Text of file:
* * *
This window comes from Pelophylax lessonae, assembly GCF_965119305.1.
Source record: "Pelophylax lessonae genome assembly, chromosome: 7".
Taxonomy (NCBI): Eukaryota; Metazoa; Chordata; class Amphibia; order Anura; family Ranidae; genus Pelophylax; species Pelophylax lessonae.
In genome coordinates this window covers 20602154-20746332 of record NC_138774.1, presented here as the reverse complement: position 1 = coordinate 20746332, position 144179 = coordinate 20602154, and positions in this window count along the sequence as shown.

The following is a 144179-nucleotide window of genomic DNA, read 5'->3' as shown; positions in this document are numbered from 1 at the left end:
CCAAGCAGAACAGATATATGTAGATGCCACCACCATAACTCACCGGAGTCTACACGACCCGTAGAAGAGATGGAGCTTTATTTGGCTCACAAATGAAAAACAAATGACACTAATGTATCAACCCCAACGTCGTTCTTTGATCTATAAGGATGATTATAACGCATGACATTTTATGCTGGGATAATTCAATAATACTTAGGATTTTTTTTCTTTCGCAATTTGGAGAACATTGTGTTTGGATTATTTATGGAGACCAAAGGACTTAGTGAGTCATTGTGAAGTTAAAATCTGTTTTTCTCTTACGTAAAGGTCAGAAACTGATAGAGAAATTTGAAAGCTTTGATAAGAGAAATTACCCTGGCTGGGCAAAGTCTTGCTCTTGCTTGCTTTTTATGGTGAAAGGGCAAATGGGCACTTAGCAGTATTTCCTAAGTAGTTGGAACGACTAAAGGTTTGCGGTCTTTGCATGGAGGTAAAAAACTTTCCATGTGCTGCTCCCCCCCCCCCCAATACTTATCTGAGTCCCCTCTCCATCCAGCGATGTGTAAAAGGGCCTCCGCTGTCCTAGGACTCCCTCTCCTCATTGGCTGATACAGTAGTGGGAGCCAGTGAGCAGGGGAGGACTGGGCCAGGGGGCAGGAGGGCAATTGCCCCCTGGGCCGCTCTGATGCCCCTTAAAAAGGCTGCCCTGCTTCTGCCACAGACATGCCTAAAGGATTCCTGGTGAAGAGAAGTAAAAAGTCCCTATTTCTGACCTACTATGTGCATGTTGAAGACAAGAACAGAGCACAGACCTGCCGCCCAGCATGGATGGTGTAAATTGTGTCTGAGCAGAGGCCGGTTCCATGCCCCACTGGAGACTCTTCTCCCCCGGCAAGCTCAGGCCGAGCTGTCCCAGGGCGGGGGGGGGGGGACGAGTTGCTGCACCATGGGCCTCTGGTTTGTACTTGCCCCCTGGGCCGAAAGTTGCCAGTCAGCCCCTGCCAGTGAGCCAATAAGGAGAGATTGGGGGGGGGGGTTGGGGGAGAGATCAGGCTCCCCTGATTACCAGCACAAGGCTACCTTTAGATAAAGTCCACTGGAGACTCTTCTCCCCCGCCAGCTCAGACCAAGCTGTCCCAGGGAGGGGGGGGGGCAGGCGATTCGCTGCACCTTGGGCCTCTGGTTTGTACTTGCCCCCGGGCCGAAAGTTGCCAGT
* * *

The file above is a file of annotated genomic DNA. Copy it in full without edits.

This window comes from Pelophylax lessonae, assembly GCF_965119305.1.
Source record: "Pelophylax lessonae genome assembly, chromosome: 7".
Taxonomy (NCBI): Eukaryota; Metazoa; Chordata; class Amphibia; order Anura; family Ranidae; genus Pelophylax; species Pelophylax lessonae.
In genome coordinates this window covers 20602154-20746332 of record NC_138774.1, presented here as the reverse complement: position 1 = coordinate 20746332, position 144179 = coordinate 20602154, and positions in this window count along the sequence as shown.

The following is a 144179-nucleotide window of genomic DNA, read 5'->3' as shown; positions in this document are numbered from 1 at the left end:
CCAAGCAGAACAGATATATGTAGATGCCACCACCATAACTCACCGGAGTCTACACGACCCGTAGAAGAGATGGAGCTTTATTTGGCTCACAAATGAAAAACAAATGACACTAATGTATCAACCCCAACGTCGTTCTTTGATCTATAAGGATGATTATAACGCATGACATTTTATGCTGGGATAATTCAATAATACTTAGGATTTTTTTTCTTTCGCAATTTGGAGAACATTGTGTTTGGATTATTTATGGAGACCAAAGGACTTAGTGAGTCATTGTGAAGTTAAAATCTGTTTTTCTCTTACGTAAAGGTCAGAAACTGATAGAGAAATTTGAAAGCTTTGATAAGAGAAATTACCCTGGCTGGGCAAAGTCTTGCTCTTGCTTGCTTTTTATGGTGAAAGGGCAAATGGGCACTTAGCAGTATTTCCTAAGTAGTTGGAACGACTAAAGGTTTGCGGTCTTTGCATGGAGGTAAAAAACTTTCCATGTGCTGCTCCCCCCCCCCCCAATACTTATCTGAGTCCCCTCTCCATCCAGCGATGTGTAAAAGGGCCTCCGCTGTCCTAGGACTCCCTCTCCTCATTGGCTGATACAGTAGTGGGAGCCAGTGAGCAGGGGAGGACTGGGCCAGGGGGCAGGAGGGCAATTGCCCCCTGGGCCGCTCTGATGCCCCTTAAAAAGGCTGCCCTGCTTCTGCCACAGACATGCCTAAAGGATTCCTGGTGAAGAGAAGTAAAAAGTCCCTATTTCTGACCTACTATGTGCATGTTGAAGACAAGAACAGAGCACAGACCTGCCGCCCAGCATGGATGGTGTAAATTGTGTCTGAGCAGAGGCCGGTTCCATGCCCCACTGGAGACTCTTCTCCCCCGGCAAGCTCAGGCCGAGCTGTCCCAGGGCGGGGGGGGGGGGACGAGTTGCTGCACCATGGGCCTCTGGTTTGTACTTGCCCCCTGGGCCGAAAGTTGCCAGTCAGCCCCTGCCAGTGAGCCAATAAGGAGAGATTGGGGGGGGGGGTTGGGGGAGAGATCAGGCTCCCCTGATTACCAGCACAAGGCTACCTTTAGATAAAGTCCACTGGAGACTCTTCTCCCCCGCCAGCTCAGACCAAGCTGTCCCAGGGAGGGGGGGGGGCAGGCGATTCGCTGCACCTTGGGCCTCTGGTTTGTACTTGCCCCCGGGCCGAAAGTTGCCAGT